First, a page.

Changing times affect some Vail businesses |

Changing times affect some Vail businesses

Melanie Wong
Pedestrians walk along Bridge Street near the covered bridge in Vail on Thursday. Bridge Street has recently seen some shifting around of businesses in the Village, as well as some businesses that have been there for years and had to leave altogether.
Anthony Thornton | |

VAIL — Toy stores, high-end boutiques, restaurants, nightclubs and coffee shops — all are businesses that have made an appearance (however brief) on Bridge Street over the past few years.

The main drag of Vail Village is home to a number of successful, longstanding businesses, but the past few years have also seen some significant changeover, the latest being the Ore House, a 46-year veteran of the Vail restaurant scene.

Owners said the restaurant closed not because of a lack of business, but because they were unable to renew their lease.

“It’s too bad because business had really grown in the last three to four years, and the Ore House was such a staple in the village,” said general manager Steve Shelman.

The same goes for the Tap Room, a bar/restaurant that was a fixture at the top of Bridge Street for 14 years. It closed its doors after the winter of 2013, also saying it was unable to renew its lease.

Also on the list of businesses that have closed or moved are Golden Bear (which moved to a new location on Meadow Drive), The Toy Shop (moved to a new location on Gore Creek), The Great Put On (which opened briefly in the vacated Golden Bear space) and a number of coffee shops that operated in the space now occupied by Venture Sports.

Changing business

Rick Mueller, who owns a number of Vail Valley developments, including the Vista Bahn Building which is home to Venture Sports and the former Tap Room, said he attributes the revolving door of businesses to changing times.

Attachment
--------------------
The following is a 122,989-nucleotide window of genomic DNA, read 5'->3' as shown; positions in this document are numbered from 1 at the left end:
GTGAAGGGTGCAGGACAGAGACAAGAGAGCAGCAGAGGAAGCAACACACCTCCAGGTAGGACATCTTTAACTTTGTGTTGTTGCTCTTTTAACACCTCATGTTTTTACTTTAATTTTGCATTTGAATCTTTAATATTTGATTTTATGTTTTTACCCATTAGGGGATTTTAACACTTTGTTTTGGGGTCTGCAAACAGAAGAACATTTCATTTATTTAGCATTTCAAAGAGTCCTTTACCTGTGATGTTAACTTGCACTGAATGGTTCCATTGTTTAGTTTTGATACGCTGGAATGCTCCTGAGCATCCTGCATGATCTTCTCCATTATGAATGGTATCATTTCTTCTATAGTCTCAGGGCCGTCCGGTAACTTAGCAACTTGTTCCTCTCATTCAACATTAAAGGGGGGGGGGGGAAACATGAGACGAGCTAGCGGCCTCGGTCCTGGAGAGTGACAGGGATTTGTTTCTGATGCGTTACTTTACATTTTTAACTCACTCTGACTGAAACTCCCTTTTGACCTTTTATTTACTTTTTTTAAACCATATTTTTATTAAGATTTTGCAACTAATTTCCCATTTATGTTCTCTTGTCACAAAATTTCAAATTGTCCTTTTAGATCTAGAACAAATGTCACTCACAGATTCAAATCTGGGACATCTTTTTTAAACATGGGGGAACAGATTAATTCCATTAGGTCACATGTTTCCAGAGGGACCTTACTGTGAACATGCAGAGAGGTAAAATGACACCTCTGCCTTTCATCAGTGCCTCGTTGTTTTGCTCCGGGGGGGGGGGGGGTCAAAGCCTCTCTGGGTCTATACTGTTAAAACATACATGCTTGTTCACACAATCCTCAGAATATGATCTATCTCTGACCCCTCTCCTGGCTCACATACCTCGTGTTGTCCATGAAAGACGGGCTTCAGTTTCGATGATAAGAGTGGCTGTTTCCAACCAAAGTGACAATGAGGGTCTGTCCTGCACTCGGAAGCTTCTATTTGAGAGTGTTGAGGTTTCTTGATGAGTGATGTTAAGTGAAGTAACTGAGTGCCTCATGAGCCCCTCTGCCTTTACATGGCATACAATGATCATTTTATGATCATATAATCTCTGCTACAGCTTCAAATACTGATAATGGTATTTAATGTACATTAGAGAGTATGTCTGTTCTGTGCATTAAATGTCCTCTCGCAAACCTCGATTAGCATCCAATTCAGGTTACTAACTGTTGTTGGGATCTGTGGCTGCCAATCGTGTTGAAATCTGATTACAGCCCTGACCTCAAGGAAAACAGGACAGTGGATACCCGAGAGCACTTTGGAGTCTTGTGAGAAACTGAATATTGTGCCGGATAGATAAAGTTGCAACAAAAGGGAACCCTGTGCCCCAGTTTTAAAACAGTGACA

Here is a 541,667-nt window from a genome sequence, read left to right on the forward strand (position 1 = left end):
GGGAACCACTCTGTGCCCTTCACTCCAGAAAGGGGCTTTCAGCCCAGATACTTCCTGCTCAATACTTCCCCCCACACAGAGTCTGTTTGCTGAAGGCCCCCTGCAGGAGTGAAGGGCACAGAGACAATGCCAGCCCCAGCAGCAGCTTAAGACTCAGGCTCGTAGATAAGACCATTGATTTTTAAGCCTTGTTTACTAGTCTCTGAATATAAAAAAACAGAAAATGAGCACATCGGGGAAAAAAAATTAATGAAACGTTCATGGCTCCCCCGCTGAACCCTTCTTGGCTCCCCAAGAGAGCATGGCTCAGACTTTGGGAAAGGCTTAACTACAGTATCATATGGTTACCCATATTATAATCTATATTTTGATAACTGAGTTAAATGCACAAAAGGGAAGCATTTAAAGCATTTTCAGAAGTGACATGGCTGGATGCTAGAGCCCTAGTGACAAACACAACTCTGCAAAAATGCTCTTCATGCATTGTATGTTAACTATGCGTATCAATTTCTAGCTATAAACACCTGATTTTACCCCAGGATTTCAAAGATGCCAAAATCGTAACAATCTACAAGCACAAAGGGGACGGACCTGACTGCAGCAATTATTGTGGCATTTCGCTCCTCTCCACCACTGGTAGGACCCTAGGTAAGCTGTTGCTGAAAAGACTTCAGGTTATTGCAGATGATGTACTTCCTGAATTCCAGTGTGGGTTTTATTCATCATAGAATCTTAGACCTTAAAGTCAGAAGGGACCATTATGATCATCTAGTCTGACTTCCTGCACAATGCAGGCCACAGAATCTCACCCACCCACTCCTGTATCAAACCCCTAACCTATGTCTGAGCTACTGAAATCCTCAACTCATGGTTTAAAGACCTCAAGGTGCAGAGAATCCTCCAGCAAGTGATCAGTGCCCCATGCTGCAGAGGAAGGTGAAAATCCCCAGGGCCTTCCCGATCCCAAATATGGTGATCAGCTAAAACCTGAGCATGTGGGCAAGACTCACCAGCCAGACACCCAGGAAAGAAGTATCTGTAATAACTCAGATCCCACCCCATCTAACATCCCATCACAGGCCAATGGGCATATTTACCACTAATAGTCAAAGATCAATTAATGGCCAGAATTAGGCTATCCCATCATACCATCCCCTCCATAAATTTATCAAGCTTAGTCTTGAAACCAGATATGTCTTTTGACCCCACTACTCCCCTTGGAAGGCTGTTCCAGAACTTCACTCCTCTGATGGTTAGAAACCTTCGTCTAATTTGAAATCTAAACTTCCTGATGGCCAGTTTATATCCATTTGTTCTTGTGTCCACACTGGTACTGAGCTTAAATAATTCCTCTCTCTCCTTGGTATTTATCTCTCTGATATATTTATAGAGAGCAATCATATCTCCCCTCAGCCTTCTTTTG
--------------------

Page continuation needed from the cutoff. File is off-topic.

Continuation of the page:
He said his rents are actually lower than they were before 2008 and that they’ve slowly climbed back to 2008 prices. About 15 or 20 years ago, rents were so high that renters could make a big profit just by selling their lease to someone else, he said.

In a new economy, he said he thinks building owners and businesses are still finding a balance when it comes to rent costs.

“The whole model for real estate is changing,” said Mueller. “At that point nobody cared as long as someone was coming in to fill the space. At that time you had a lot of people who ran a business just to live up here. Now people want to run a business and also need to make ends meet. In recent years things are shrinking back to allow the tenant being able to make some money and the landlord getting what he can.”

The upstairs of the Vista Bahn Building sat vacant all ski season, but Mueller said a restaurant is set to open in the space soon.

‘A mixed bag’

Of course, for every business that was forced to relocate or close, some continue to do very well.

“It’s a mixed bag on Bridge Street,” said Steve Kaufman, former owner of the Tap Room. “Some businesses seemed to really struggle while others seemed to do really well.”

Vendetta’s, known for its late night pizza slices, recently expanded and renovated its space, and longtime Bridge Street staples such as Joe’s Deli and The Red Lion are still a part of the landscape.

Venture Sports has successfully run a ski and bike shop out of a corner spot for the past couple years. Previously, a series of sport rentals combined with coffee shops tried the space, with little success.

For the businesses that have left, some have made successful moves, while others said they’re looking for a new location. Kaufman said it’s entirely possible that the Tap Room might be resurrected in another location.

“I’m always looking for opportunities,” he said.

Assistant Managing Editor Melanie Wong can be reached at 970-748-2927 and

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